Here I go again, making another excuse for not writing in over a month. I have been so busy since Senior year started that I have not once gone on Kayak to search for flights to some faraway place. Not once, I tell you. I know, the horror! But I need to write something soothing or else I’ll explode from stress.
And what better way to get school off my mind than talking about the greatest story of hooky to ever hit the big screen: “Ferris Bueller’s Day Off”?
Let’s rewind almost two months to my time at Cherubs. For our last field trip, I signed up to venture into the Windy City to visit one of the greatest and most extensive art museums in the world: The Art Institute of Chicago. Of course, the thousands of square feet of priceless works by some of the most notable artists of all time were tough to beat. But the real reason I was there was to reenact Ferris, Cameron, and Sloan’s trip to the Art Institute. Some of the most iconic scenes of the movie were filmed there, and I figured, “I’m here, so I’m gonna do it.”
It turned out that several of my fellow cherubs were also keen on recreating the famous Ferris Bueller poses. A small group of us wandered around the wings of the museum, searching for the works we would instantly recognize from the movie. The first was the famous Seurat, at which which Cameron stared and realized it was made simply of insignificant dots.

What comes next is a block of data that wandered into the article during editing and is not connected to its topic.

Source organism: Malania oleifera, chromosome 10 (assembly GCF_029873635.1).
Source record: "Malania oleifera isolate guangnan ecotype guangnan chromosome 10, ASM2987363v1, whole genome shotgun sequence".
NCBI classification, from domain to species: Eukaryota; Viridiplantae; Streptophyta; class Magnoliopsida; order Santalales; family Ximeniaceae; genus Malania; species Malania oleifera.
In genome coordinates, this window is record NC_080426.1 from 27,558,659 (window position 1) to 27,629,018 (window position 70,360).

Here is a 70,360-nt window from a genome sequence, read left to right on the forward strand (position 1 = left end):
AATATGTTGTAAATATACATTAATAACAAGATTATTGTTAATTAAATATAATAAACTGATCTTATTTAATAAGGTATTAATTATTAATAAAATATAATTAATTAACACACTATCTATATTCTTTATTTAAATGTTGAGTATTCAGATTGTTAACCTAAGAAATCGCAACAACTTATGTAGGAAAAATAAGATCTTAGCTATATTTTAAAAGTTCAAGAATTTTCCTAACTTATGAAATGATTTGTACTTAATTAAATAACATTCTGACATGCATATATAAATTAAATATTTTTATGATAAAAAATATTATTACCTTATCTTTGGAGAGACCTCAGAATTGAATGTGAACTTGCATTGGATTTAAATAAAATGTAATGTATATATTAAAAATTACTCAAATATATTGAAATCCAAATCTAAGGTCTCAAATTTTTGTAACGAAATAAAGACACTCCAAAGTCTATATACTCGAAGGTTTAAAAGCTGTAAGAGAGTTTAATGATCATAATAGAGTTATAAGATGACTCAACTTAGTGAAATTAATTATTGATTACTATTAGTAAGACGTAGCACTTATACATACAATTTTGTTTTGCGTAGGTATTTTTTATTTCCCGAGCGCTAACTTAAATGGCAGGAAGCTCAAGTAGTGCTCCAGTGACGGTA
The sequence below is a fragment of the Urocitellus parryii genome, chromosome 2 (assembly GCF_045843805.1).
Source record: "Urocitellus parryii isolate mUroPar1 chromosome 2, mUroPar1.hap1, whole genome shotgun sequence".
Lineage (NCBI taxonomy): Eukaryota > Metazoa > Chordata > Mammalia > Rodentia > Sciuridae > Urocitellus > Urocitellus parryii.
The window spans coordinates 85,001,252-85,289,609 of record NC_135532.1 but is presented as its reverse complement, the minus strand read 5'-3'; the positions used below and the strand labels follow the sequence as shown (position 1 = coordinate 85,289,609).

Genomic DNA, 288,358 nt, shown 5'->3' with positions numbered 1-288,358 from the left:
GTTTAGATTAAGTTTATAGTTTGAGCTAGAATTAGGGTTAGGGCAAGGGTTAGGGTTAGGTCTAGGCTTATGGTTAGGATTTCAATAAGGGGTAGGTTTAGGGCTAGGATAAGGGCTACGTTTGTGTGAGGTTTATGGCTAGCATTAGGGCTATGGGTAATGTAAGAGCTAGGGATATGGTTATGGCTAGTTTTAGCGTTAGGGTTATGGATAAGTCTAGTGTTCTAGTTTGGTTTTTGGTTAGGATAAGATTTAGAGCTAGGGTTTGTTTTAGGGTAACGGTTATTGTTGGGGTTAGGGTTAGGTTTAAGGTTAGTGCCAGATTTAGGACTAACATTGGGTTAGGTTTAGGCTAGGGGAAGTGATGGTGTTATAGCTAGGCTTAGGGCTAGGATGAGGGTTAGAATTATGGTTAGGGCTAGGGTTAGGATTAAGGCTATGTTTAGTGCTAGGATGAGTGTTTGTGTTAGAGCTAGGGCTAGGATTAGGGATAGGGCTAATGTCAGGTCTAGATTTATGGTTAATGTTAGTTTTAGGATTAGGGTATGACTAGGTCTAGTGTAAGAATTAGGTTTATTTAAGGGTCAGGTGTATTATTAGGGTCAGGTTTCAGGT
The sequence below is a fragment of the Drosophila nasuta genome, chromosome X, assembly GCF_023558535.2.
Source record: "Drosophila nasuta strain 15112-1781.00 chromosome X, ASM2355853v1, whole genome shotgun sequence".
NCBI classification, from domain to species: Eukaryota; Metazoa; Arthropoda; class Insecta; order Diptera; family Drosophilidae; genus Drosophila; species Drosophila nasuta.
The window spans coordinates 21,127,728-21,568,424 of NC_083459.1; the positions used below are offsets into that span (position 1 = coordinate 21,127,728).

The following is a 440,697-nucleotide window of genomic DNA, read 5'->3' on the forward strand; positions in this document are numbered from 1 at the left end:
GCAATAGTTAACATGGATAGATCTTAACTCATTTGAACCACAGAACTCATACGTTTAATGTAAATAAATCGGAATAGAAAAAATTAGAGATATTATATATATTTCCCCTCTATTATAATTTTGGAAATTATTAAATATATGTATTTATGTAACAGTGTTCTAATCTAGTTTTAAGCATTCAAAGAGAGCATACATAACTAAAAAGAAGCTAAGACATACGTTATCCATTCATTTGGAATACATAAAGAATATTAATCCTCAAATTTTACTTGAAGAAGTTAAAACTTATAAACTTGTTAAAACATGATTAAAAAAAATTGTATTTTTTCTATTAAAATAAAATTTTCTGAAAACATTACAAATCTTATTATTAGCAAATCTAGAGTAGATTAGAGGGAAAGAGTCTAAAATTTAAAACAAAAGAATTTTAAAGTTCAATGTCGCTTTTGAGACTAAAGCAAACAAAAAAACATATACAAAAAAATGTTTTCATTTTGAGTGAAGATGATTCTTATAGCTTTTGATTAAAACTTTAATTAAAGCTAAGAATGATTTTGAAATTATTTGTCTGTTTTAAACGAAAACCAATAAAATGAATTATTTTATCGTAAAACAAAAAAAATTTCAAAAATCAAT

Next were several rooms full of Van Goghs, Picassos, and Monets, many of them totally recognizable as distinctive paintings. After a detour through an antique furniture exhibit, we emerged in the American exhibit. Here was Hopper’s Nighthawks, another painting shot in the museum scenes.
Also in the American exhibit was the incredibly famous American Gothic.
Tracking back to the area of the 19th Century Europeans, we came across the same wall that the famous three-person pose was done in front of (though the actual paintings from the movie have since been moved elsewhere). Reenacting this pose proved to be most difficult due to unknowing tourists blocking the shot and our unfortunate inability to evenly space ourselves out. But we did the best we could (hey Meg and Julia!).
Some of the final pieces we were able to find from the Bueller scenes were the famous Chagall windows, in front of which the silhouettes of Sloan and Ferris were so wonderfully displayed. The deep, swirling blue of the stained glass was accented with hundreds of colors and designs. I could’ve sat all day staring at it.
And lastly, in the museum’s stark and vast modern wing, we discovered Picasso’s The Old Guitarist, another work in blue.
With no more Bueller scenes to be successfully tracked down, we headed down into the miniatures collection, a room full of incredibly realistic miniature living areas from throughout history. There were French living rooms from the 1920s, Edwardian drawing rooms from England, New Mexican kitchens, etc. For the few decent photos I was able to get with my bulky camera, the miniature setup looks quite convincing, yet artistic. I felt like I was looking into a very technically shot full-size room.
Soon enough, it was time to depart downtown Chicago for the last time. The city had played host to several of our most memorable experiences as cherubs, and getting to ‘live’ Ferris Bueller for a few hours with some friends was definitely a highlight for me.